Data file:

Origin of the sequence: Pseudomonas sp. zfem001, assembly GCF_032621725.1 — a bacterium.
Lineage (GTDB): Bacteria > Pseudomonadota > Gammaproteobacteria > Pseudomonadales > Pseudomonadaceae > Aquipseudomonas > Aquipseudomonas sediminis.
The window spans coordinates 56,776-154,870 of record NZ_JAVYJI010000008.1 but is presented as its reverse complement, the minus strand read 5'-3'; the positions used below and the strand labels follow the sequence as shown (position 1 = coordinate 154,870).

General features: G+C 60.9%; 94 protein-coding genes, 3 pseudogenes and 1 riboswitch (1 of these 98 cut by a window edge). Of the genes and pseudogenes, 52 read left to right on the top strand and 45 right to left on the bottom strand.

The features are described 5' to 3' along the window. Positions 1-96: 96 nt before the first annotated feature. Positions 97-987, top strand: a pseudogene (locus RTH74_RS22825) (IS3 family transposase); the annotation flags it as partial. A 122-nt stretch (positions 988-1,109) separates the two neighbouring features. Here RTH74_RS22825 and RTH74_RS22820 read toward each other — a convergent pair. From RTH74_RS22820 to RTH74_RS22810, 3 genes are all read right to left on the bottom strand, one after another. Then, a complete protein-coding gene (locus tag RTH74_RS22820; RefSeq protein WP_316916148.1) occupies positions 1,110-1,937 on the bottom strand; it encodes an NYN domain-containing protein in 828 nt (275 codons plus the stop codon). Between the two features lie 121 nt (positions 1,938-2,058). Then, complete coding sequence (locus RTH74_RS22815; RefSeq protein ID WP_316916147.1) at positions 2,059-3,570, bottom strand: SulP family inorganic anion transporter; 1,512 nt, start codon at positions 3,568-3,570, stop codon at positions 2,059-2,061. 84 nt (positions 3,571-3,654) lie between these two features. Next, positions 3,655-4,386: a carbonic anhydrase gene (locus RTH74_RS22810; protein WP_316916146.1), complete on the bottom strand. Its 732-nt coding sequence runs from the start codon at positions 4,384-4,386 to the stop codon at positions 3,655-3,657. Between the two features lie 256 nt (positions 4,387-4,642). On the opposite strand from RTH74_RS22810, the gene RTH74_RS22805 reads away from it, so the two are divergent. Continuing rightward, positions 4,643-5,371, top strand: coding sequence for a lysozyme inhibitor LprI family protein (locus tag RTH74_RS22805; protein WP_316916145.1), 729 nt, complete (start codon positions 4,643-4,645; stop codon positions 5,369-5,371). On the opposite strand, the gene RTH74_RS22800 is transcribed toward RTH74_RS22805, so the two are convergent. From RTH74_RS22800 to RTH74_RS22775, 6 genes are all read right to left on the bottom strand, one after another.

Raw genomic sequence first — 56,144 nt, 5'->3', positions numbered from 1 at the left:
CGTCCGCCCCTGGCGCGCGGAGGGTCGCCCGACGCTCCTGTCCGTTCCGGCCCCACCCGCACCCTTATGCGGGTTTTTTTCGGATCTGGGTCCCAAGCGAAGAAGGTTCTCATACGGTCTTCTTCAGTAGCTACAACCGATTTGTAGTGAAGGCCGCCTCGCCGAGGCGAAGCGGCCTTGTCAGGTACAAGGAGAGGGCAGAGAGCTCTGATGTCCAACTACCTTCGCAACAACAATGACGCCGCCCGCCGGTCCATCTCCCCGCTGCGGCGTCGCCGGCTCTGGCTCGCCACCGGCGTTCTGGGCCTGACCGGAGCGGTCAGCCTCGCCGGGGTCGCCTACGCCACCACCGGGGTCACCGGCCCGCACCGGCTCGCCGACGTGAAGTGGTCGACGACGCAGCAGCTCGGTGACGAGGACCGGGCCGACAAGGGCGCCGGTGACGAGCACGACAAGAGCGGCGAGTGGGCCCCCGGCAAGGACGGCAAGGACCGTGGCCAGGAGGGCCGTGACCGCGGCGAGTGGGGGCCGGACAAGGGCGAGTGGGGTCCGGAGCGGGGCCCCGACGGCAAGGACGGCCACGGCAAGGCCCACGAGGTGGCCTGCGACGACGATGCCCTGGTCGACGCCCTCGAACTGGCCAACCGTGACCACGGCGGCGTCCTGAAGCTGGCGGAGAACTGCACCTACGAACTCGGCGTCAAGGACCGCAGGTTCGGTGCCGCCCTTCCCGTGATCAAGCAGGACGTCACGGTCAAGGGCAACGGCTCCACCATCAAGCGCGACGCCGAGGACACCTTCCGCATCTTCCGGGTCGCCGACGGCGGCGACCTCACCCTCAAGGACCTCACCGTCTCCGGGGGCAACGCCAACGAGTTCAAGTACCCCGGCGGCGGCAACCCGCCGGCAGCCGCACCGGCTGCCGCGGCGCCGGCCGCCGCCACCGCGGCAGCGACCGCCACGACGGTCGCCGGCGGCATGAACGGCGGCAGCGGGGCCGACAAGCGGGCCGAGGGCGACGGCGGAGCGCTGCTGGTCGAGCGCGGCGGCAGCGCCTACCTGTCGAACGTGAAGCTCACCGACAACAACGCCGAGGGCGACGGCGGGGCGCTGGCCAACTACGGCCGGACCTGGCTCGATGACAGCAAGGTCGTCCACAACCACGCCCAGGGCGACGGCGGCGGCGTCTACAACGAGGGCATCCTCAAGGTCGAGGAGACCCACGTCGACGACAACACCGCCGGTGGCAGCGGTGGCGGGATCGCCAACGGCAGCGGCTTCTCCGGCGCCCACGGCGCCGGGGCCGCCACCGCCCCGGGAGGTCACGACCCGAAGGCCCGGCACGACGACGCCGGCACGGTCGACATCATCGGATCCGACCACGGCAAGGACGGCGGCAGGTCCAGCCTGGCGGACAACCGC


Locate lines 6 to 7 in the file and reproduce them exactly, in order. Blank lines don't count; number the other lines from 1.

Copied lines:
Raw genomic sequence first — 56,144 nt, 5'->3', positions numbered from 1 at the left:
CGTCCGCCCCTGGCGCGCGGAGGGTCGCCCGACGCTCCTGTCCGTTCCGGCCCCACCCGCACCCTTATGCGGGTTTTTTTCGGATCTGGGTCCCAAGCGAAGAAGGTTCTCATACGGTCTTCTTCAGTAGCTACAACCGATTTGTAGTGAAGGCCGCCTCGCCGAGGCGAAGCGGCCTTGTCAGGTACAAGGAGAGGGCAGAGAGCTCTGATGTCCAACTACCTTCGCAACAACAATGACGCCGCCCGCCGGTCCATCTCCCCGCTGCGGCGTCGCCGGCTCTGGCTCGCCACCGGCGTTCTGGGCCTGACCGGAGCGGTCAGCCTCGCCGGGGTCGCCTACGCCACCACCGGGGTCACCGGCCCGCACCGGCTCGCCGACGTGAAGTGGTCGACGACGCAGCAGCTCGGTGACGAGGACCGGGCCGACAAGGGCGCCGGTGACGAGCACGACAAGAGCGGCGAGTGGGCCCCCGGCAAGGACGGCAAGGACCGTGGCCAGGAGGGCCGTGACCGCGGCGAGTGGGGGCCGGACAAGGGCGAGTGGGGTCCGGAGCGGGGCCCCGACGGCAAGGACGGCCACGGCAAGGCCCACGAGGTGGCCTGCGACGACGATGCCCTGGTCGACGCCCTCGAACTGGCCAACCGTGACCACGGCGGCGTCCTGAAGCTGGCGGAGAACTGCACCTACGAACTCGGCGTCAAGGACCGCAGGTTCGGTGCCGCCCTTCCCGTGATCAAGCAGGACGTCACGGTCAAGGGCAACGGCTCCACCATCAAGCGCGACGCCGAGGACACCTTCCGCATCTTCCGGGTCGCCGACGGCGGCGACCTCACCCTCAAGGACCTCACCGTCTCCGGGGGCAACGCCAACGAGTTCAAGTACCCCGGCGGCGGCAACCCGCCGGCAGCCGCACCGGCTGCCGCGGCGCCGGCCGCCGCCACCGCGGCAGCGACCGCCACGACGGTCGCCGGCGGCATGAACGGCGGCAGCGGGGCCGACAAGCGGGCCGAGGGCGACGGCGGAGCGCTGCTGGTCGAGCGCGGCGGCAGCGCCTACCTGTCGAACGTGAAGCTCACCGACAACAACGCCGAGGGCGACGGCGGGGCGCTGGCCAACTACGGCCGGACCTGGCTCGATGACAGCAAGGTCGTCCACAACCACGCCCAGGGCGACGGCGGCGGCGTCTACAACGAGGGCATCCTCAAGGTCGAGGAGACCCACGTCGACGACAACACCGCCGGTGGCAGCGGTGGCGGGATCGCCAACGGCAGCGGCTTCTCCGGCGCCCACGGCGCCGGGGCCGCCACCGCCCCGGGAGGTCACGACCCGAAGGCCCGGCACGACGACGCCGGCACGGTCGACATCATCGGATCCGACCACGGCAAGGACGGCGGCAGGTCCAGCCTGGCGGACAACCGC